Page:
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During the holidays, it can be easy to stress over getting everyone the right gifts and organizing family get-togethers, and the changing seasons can leave you in a funk. Food is one of the easiest methods to turn to when you’re feeling stressed, anxious and depressed, but it’s also unhealthy to cope with your mental health issues through food.
Jessica Setnick, the author of “The ADA Pocket Guide to Eating Disorders,” said in an email that she believes women do use food as a coping mechanism to handle mental health issues during the holidays.
“Some eat more, some eat less,” Setnick said. “The ones who eat more wish they were the ones who eat less, but actually eating less is just as stress-provoking. Not getting enough to eat increases anxiety and decreases ability to handle stress.”
Karen Koenig, a licensed clinical social worker and the author of “The Food and Feelings Workbook” and “The Rules of ‘Normal’ Eating,” said in an email that this unhealthy coping mechanism can intensify during the holidays, but it doesn’t necessarily start during the holidays.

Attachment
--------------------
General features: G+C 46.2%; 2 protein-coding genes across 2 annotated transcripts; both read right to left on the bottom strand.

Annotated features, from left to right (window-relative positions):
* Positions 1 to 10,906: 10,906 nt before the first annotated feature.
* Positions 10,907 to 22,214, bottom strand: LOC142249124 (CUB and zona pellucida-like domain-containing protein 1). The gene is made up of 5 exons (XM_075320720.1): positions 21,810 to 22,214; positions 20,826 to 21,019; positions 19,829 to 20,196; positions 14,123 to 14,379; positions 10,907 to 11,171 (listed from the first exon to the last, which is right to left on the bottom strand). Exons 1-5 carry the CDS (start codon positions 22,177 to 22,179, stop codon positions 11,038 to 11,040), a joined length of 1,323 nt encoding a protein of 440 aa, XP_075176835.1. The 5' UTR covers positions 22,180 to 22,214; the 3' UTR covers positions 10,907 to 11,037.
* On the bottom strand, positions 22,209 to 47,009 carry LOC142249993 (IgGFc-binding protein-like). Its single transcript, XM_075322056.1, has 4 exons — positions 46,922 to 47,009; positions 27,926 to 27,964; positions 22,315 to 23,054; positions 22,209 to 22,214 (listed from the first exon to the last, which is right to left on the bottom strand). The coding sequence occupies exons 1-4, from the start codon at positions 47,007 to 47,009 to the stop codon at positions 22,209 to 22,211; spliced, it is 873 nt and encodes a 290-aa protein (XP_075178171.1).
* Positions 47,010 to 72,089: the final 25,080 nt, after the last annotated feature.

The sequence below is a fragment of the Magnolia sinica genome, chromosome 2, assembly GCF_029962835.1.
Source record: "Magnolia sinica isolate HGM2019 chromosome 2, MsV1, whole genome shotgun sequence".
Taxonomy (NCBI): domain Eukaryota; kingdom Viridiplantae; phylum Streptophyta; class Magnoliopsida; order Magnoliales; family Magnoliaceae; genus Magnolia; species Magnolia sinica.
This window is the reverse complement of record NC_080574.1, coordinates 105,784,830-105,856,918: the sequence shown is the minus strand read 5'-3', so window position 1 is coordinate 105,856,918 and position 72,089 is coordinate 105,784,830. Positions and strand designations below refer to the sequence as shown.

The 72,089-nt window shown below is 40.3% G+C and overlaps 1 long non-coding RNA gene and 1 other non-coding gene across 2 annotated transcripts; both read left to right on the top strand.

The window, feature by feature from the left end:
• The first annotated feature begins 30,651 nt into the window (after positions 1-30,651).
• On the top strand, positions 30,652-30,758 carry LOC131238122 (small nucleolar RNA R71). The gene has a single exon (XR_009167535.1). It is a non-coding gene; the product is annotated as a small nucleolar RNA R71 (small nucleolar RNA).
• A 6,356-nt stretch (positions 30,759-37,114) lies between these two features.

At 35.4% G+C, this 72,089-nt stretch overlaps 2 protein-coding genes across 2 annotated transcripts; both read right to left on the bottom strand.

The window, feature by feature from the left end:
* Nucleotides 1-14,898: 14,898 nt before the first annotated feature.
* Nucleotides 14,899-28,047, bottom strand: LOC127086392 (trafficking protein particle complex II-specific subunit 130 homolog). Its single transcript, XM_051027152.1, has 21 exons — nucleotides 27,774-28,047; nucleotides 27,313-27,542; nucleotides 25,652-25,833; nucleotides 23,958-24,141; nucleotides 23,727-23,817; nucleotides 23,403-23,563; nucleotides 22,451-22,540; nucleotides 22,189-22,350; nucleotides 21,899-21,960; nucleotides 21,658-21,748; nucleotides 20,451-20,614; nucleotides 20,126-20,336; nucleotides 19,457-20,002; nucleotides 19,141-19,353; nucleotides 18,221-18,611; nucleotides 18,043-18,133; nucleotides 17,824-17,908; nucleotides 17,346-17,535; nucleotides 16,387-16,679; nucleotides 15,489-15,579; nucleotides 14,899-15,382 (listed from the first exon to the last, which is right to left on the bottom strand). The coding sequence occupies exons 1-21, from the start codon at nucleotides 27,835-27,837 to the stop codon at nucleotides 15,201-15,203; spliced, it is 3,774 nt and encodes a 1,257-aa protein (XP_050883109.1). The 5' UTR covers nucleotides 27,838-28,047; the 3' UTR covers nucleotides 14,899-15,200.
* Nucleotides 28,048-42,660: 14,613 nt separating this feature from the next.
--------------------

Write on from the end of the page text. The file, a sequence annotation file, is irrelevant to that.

“If women (or men) are in the habit of not experiencing their feelings or not managing them in healthy, effective ways, they will continue to do that during the holidays, only more so,” Koenig said.
Debi Silber, a health and wellness expert and author of "A Pocket Full of Mojo: 365 Proven Strategies To Create Your Ultimate Body, Mind, Image and Lifestyle," said that women try to do it all and be "superwoman" at this time of year, and this can create the stress and anxiety that leads to emotional eating.
"Many women use food as a way to soothe, calm, numb and relax from their problems and pain," Silber said. "Emotional eating is a self-soothing technique we've learned or taught ourselves and food is simply the drug of choice. It's easy, accessible and provides instant relief (although long term pain) as we flood ourselves with hormones/chemicals which help us relax."
If you haven’t yet gotten to the point of turning to food as a coping mechanism, and want to prevent that from happening, Setnick has some tips for you.
“Follow your normal eating schedule if it is a healthy one, i.e.